Inmates Tell of Sexual Abuse and Beatings in Iraq's Overcrowded Juvenile Prison System

Karkh juvenile prison in 2004. The prison currently holds 315 children, while its capacity is 250. (Photograph: Marwan Naamani/AFP)

Inmates Tell of Sexual Abuse and Beatings in Iraq's Overcrowded Juvenile Prison System

Children as young as nine held in sweltering cells

Hundreds of children, some as young as nine, are being held in
appalling conditions in Baghdad's prisons, sleeping in sweltering
temperatures in overcrowded cells without working fans, no daily access
to showers, and subject to frequent sexual abuse by guards, current and
former prisoners say.

At Karkh juvenile prison, Omar Ali, a
16-year-old who has spent more than three years there, showed the
multiple skin sores he and many other fellow inmates have contracted
through lying on thin, sweat-soaked mattresses night after night.

electricity comes from a generator and it's only switched on during the
two-hour weekly session when visitors come in, and for two or three
hours in the evening. We are convinced the guards sell the generator
fuel on the black market," he said

Daytime temperatures in Baghdad last week averaged 44C (112F). They
barely drop below 38C at night. Water supplies in Karkh are spasmodic,
and Omar said he was able to shower only once every three days. Boys
sleep in four dormitories, averaging 75 inmates in a cell about 5
metres by 10 metres, on double bunks or the concrete floor.

often take boys to a separate room in the prison and rape them, Omar
alleged. They also break prison rules by lending their mobile phones to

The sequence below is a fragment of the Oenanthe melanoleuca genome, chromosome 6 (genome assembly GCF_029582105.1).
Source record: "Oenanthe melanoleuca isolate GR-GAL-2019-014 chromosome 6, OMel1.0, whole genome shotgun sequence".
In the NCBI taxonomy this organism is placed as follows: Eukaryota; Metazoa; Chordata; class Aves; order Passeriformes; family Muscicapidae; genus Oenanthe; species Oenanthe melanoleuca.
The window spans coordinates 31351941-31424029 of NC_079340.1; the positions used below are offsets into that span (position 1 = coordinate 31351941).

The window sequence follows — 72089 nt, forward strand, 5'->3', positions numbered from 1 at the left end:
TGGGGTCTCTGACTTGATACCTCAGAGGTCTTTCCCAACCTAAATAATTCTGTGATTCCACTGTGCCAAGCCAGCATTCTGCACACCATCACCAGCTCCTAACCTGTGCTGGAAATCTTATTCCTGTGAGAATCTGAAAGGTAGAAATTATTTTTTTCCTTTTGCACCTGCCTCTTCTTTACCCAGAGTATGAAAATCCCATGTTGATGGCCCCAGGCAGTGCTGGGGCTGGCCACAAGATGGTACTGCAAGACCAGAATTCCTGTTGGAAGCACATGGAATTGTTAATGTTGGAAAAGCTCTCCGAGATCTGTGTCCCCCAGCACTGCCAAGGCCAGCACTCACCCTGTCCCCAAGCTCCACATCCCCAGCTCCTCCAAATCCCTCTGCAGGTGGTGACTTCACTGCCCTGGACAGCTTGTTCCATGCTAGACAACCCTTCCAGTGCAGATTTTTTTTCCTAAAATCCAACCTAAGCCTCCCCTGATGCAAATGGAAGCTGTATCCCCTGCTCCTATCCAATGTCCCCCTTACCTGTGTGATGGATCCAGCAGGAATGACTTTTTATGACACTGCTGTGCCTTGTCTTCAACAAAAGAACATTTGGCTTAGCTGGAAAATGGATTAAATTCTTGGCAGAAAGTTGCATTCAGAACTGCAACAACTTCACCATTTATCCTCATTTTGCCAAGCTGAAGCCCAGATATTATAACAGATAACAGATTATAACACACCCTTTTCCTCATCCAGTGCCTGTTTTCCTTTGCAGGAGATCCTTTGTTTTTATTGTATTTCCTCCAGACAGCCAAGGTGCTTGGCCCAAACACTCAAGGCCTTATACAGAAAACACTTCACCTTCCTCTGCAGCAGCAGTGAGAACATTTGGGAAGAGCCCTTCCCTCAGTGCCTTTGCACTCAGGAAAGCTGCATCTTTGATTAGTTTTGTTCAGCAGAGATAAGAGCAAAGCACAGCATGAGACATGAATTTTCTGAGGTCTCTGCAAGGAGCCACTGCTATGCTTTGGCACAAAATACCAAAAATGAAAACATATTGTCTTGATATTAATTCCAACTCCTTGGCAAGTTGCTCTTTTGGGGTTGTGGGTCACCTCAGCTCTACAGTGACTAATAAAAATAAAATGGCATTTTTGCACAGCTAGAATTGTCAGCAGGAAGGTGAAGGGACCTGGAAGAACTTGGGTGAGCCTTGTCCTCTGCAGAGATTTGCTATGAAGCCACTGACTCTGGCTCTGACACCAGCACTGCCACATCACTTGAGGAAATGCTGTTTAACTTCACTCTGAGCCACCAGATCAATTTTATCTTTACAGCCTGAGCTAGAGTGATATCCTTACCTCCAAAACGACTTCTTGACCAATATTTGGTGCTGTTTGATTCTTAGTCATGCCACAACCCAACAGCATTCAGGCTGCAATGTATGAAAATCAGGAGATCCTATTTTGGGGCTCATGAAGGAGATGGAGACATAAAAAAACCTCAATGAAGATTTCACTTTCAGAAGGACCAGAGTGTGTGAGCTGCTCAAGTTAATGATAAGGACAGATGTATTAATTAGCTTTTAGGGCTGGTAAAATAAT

boys to ring home, on condition that each time their families top the
phone up by $10 or $20. The teaching staff resigned en masse in
November because of low pay, according to an international official. As
a result, the children lounge around aimlessly with no daytime
activities, other than an exercise yard.

Though the boys in the
prison have been convicted, international standards for fair trials are
never met. "Trials last on average for 25 minutes, no witnesses are
called, confessions are used as the only evidence, and court-appointed
defence lawyers get the case file on the day of the trial, leaving no
chance to consult the defendant in private," an international adviser
in Baghdad said on condition of anonymity.

Omar Ali was 13 when
interior ministry special forces raided his house in a predominantly
Sunni suburb in October 2004. He and his 14-year-old brother were
arrested. A week later the special forces came back and took their
father. All three are still in custody.

The ministry is under
Shia control and its forces have repeatedly been accused of targeting
innocent Sunnis. Sahar Muhammad, the boys' mother, told the Guardian
that when she was able to visit her sons they told her they were beaten
repeatedly in the first days of custody and ordered to sign a blank
sheet of paper on which charges would be written later.

Jamal was 17 when US forces raided his home in the mixed Sunni and Shia
district of Doura in June last year. His mother, Suad Ahmed Rashid, who
was with him during the interview, told the Guardian: "During the US
raid an American officer told my daughter: 'Tell your brother to
confess he is with al-Qaida so we can send him to Camp Bucca [a US
prison near Basra] or else we'll hand him to the Iraqis and they will
torture him'."